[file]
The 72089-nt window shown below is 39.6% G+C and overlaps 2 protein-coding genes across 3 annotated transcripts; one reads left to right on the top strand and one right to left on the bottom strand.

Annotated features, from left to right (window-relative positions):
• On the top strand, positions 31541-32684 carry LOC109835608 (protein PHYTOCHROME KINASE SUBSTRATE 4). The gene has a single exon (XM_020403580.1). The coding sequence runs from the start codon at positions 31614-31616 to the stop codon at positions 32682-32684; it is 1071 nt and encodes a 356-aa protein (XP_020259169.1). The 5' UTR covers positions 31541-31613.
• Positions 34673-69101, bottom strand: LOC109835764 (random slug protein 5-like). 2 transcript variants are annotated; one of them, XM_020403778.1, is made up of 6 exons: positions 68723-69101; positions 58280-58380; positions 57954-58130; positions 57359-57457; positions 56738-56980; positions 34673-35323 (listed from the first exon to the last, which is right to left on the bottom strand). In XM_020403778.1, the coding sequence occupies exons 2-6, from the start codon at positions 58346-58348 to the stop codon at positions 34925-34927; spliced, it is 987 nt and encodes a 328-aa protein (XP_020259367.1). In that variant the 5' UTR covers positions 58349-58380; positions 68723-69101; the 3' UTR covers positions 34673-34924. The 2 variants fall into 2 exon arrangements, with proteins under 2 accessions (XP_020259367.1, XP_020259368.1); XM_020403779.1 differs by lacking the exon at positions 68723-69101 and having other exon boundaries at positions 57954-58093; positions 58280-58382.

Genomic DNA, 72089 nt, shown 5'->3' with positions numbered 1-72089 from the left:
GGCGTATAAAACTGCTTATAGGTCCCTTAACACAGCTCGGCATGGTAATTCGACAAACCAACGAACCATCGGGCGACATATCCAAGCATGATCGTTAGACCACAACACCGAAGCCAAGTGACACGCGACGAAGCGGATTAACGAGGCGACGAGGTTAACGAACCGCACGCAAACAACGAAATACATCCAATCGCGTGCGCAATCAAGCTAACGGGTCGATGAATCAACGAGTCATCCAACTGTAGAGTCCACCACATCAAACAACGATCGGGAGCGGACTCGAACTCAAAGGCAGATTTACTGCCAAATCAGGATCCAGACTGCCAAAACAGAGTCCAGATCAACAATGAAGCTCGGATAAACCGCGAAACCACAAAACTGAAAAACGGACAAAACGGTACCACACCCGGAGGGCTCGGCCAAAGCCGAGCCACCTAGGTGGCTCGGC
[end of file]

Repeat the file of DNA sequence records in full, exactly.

The 72089-nt window shown below is 39.6% G+C and overlaps 2 protein-coding genes across 3 annotated transcripts; one reads left to right on the top strand and one right to left on the bottom strand.

Annotated features, from left to right (window-relative positions):
• On the top strand, positions 31541-32684 carry LOC109835608 (protein PHYTOCHROME KINASE SUBSTRATE 4). The gene has a single exon (XM_020403580.1). The coding sequence runs from the start codon at positions 31614-31616 to the stop codon at positions 32682-32684; it is 1071 nt and encodes a 356-aa protein (XP_020259169.1). The 5' UTR covers positions 31541-31613.
• Positions 34673-69101, bottom strand: LOC109835764 (random slug protein 5-like). 2 transcript variants are annotated; one of them, XM_020403778.1, is made up of 6 exons: positions 68723-69101; positions 58280-58380; positions 57954-58130; positions 57359-57457; positions 56738-56980; positions 34673-35323 (listed from the first exon to the last, which is right to left on the bottom strand). In XM_020403778.1, the coding sequence occupies exons 2-6, from the start codon at positions 58346-58348 to the stop codon at positions 34925-34927; spliced, it is 987 nt and encodes a 328-aa protein (XP_020259367.1). In that variant the 5' UTR covers positions 58349-58380; positions 68723-69101; the 3' UTR covers positions 34673-34924. The 2 variants fall into 2 exon arrangements, with proteins under 2 accessions (XP_020259367.1, XP_020259368.1); XM_020403779.1 differs by lacking the exon at positions 68723-69101 and having other exon boundaries at positions 57954-58093; positions 58280-58382.

Genomic DNA, 72089 nt, shown 5'->3' with positions numbered 1-72089 from the left:
GGCGTATAAAACTGCTTATAGGTCCCTTAACACAGCTCGGCATGGTAATTCGACAAACCAACGAACCATCGGGCGACATATCCAAGCATGATCGTTAGACCACAACACCGAAGCCAAGTGACACGCGACGAAGCGGATTAACGAGGCGACGAGGTTAACGAACCGCACGCAAACAACGAAATACATCCAATCGCGTGCGCAATCAAGCTAACGGGTCGATGAATCAACGAGTCATCCAACTGTAGAGTCCACCACATCAAACAACGATCGGGAGCGGACTCGAACTCAAAGGCAGATTTACTGCCAAATCAGGATCCAGACTGCCAAAACAGAGTCCAGATCAACAATGAAGCTCGGATAAACCGCGAAACCACAAAACTGAAAAACGGACAAAACGGTACCACACCCGGAGGGCTCGGCCAAAGCCGAGCCACCTAGGTGGCTCGGC